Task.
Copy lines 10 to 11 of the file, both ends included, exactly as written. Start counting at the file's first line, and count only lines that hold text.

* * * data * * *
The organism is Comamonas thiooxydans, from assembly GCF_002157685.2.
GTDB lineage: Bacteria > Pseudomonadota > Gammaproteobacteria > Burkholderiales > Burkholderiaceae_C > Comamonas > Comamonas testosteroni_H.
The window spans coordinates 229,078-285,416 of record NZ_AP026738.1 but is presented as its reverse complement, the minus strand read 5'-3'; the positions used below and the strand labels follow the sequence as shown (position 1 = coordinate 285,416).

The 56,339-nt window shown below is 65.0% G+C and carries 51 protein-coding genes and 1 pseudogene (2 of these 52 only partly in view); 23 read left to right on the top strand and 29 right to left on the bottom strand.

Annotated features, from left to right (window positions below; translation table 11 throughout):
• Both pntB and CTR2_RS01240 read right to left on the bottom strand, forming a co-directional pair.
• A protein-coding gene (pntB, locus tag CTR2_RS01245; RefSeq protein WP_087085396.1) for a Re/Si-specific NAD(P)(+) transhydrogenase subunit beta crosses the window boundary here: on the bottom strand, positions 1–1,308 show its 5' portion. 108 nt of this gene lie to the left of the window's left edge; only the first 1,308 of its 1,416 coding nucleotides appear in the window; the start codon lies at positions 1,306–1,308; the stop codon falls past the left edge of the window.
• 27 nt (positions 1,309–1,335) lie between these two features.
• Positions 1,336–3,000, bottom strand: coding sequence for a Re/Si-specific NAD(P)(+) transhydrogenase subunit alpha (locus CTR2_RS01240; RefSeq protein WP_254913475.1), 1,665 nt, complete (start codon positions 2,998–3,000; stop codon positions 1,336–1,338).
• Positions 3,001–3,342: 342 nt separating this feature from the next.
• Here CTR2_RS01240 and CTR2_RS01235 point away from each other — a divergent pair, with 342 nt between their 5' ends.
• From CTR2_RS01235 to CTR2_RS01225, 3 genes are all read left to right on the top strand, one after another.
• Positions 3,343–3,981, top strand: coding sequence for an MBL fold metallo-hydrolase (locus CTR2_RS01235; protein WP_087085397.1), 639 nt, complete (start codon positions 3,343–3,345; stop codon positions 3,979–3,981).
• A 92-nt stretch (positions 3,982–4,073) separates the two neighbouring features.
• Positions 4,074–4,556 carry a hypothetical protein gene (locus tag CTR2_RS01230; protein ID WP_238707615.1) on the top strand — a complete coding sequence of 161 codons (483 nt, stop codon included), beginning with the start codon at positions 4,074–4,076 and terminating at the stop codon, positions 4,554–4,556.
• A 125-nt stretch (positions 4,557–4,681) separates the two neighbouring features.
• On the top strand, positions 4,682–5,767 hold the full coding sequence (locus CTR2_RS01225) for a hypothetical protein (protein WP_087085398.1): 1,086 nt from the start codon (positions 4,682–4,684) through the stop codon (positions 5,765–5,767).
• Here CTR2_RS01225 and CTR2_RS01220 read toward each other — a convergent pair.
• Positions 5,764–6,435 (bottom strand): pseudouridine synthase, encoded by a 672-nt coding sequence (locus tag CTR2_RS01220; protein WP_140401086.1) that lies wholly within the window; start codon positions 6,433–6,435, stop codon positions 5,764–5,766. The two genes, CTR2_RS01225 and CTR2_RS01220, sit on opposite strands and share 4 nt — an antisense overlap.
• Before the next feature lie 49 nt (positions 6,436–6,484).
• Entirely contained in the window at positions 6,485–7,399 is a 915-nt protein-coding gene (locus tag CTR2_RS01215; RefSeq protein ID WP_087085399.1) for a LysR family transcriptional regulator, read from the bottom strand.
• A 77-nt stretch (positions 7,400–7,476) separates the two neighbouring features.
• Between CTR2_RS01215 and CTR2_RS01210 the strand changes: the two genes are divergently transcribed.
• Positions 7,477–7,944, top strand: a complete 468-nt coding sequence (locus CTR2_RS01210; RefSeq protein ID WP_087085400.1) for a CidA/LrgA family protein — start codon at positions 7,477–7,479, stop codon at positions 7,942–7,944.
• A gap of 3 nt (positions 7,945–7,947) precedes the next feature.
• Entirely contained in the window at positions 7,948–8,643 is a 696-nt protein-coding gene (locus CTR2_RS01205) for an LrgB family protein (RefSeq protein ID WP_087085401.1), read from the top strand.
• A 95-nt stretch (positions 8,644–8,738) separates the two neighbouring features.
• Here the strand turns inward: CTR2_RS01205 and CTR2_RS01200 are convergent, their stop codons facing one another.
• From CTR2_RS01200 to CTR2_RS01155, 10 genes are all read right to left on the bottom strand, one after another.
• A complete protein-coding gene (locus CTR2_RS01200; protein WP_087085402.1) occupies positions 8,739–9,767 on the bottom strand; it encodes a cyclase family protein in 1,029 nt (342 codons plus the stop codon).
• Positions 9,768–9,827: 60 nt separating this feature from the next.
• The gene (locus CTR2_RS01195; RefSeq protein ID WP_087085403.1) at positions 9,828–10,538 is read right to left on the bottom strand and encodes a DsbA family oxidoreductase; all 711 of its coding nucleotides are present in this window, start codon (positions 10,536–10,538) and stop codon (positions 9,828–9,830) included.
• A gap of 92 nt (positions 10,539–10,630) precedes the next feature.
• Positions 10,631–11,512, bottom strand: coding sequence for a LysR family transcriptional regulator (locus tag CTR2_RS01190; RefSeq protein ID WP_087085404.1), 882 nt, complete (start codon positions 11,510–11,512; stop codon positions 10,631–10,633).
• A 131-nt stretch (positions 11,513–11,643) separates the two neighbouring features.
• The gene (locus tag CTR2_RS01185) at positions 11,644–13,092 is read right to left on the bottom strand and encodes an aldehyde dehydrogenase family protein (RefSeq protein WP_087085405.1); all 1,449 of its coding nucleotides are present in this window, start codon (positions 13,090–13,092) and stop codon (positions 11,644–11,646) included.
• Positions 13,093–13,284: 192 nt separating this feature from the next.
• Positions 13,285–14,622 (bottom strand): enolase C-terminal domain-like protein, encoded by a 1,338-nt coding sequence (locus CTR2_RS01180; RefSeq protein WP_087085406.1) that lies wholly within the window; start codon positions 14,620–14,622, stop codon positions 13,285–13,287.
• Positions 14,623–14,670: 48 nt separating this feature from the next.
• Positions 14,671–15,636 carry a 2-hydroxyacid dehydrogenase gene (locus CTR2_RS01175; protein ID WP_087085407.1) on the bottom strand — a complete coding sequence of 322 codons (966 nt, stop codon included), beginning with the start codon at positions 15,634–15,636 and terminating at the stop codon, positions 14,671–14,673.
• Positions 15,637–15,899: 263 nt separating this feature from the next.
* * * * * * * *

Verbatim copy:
• Positions 3,001–3,342: 342 nt separating this feature from the next.
• Here CTR2_RS01240 and CTR2_RS01235 point away from each other — a divergent pair, with 342 nt between their 5' ends.